The following article was featured in the Houston Chronicle on Wednesday, March 7, 2001.
Please and Thank You
Cotillion teaching proper etiquette in a society of wanting manners
Manners, etiquette, ballroom dancing: They're the things adults think children will have fun learning and children often find a chore - necessary all the same.
Whether it's learning the cha-cha, how to sit properly or how to introduce yourself, GiGi Lewis is covering all the angles of personal development with cotillion classes.
Lewis, who started five years ago teaching etiquette to local organizations, recently made her debut on the cotillion scene. She offers cotillion to student groups in sixth through 12th grades.
It took more than two years of research to put her vision of cotillion - a dance and social event - into reality, but Lewis believes what she is offering is a comprehensive package of skills that can be taken into adult life and boost a child's confidence.
"It helps build children's self-esteem, and it gives them an edge in life in business and social settings," she said.
While her cotillion is one of many in Houston, Lewis believes it sets itself apart because class size is limited and because there is a higher student-teacher ratio.
Lewis was quick to dispel the notion that the organization was in any way exclusionary.
"That is one of my pet peeves," she said. "Certainly, it's a privilege to be here. But every child from that grade level (in schools that participate) will receive an invitation. We want everyone to feel included."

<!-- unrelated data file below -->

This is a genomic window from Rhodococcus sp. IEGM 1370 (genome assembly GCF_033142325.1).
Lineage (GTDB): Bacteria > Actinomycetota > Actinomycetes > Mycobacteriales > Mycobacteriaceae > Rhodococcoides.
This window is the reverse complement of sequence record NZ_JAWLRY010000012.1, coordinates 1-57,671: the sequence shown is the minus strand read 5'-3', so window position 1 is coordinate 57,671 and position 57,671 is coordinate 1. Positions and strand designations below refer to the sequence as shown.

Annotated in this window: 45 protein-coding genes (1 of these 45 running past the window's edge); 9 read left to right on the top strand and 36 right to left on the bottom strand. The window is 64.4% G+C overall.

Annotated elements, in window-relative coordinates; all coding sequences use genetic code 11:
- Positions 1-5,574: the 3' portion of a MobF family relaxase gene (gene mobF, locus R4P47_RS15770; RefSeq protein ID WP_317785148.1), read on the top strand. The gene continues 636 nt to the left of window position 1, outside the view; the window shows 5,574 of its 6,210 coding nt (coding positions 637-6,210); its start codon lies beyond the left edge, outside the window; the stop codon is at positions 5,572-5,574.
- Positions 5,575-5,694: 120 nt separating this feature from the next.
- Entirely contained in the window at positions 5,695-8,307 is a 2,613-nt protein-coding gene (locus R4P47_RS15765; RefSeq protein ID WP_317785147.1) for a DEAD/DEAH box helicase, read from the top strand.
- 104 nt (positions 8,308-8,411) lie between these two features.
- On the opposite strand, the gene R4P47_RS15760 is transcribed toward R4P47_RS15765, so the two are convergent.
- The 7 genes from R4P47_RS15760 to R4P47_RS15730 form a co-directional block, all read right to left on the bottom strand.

Recently, the first class of 64 smartly dressed seventh-graders from Spring Forest Middle, Grace Presbyterian, Memorial Middle and First Baptist schools were learning how to ask someone to a dance.
A girl and boy sit back to back on chairs in the middle of the ballroom while their classmates line the outskirts and watch.
"Hello, this is Alex, can I speak to . . . " his voice trails off.
Lewis emphasizes the importance of stating their full name when asking to speak to someone.
A little later, microphone in hand, Lewis strolls round the ballroom inspecting her students posture.
"Sit up straight," she tells one boy. "Wake up please," she gently chides another.
There's some giggling, some self-consciousness, but then they're here to overcome that.
"I'm kind of in the business of rewriting the book on cotillion to make it fun," Lewis said. "It has to be fun."
Jessica Stokes and Charles Hooper, both 13, were ambivalent about the fun side of cotillion , but agreed it was important to learn social skills.
"I'd rather be doing something else," said Jessica, adding her mother made her come. "I guess I need to learn the dances and manners . . . My manners are atrocious."
Jessica seemed to have absorbed some of her lessons well. Sitting upright and cross-legged, she made eye contact and spoke articulately.
Like Jessica, Charles was there because of his mother, Janelle Hooper.
"It was not an option," Hooper said. "I want him to learn how to dance properly. They also learn the etiquette that, these days, they don't learn at home. If someone else tells them, I think it soaks in better. Plus, I think they have fun."
An "appalling eater" by his own confession, Charles said he found the etiquette of eating particularly useful.
"I always used to taste-test in the buffet line," he said. "I've learned that's not a good thing to do. You're supposed to take it back to your seat and eat it there."
Charles also has learned to waltz, which he said might come in handy for weddings and parties.
Thinking a bit more about cotillion , Charles said he has learned to be more confident.
"I'm not always guessing what I'm supposed to do," he said.
As well as covering the gamut of social graces needed in such settings as weddings, parties and dances, cotillion classes provide students with the skills they need in interviews for college and jobs and other settings.
For information, call GiGi Lewis at 281-589-5437.
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